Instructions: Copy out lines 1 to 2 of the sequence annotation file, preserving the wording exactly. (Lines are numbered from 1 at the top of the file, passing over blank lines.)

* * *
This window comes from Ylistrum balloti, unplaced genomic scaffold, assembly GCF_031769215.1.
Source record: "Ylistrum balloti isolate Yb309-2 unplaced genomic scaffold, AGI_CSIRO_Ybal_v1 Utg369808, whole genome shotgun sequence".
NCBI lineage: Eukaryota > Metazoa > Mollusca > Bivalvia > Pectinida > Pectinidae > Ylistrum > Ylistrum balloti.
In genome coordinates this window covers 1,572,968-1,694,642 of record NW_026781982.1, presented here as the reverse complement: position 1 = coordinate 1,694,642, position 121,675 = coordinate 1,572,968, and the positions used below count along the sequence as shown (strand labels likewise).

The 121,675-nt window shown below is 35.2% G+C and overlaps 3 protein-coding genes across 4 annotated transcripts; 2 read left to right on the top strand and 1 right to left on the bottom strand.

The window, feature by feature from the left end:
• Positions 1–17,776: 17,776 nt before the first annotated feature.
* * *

This window comes from Ylistrum balloti, unplaced genomic scaffold, assembly GCF_031769215.1.
Source record: "Ylistrum balloti isolate Yb309-2 unplaced genomic scaffold, AGI_CSIRO_Ybal_v1 Utg369808, whole genome shotgun sequence".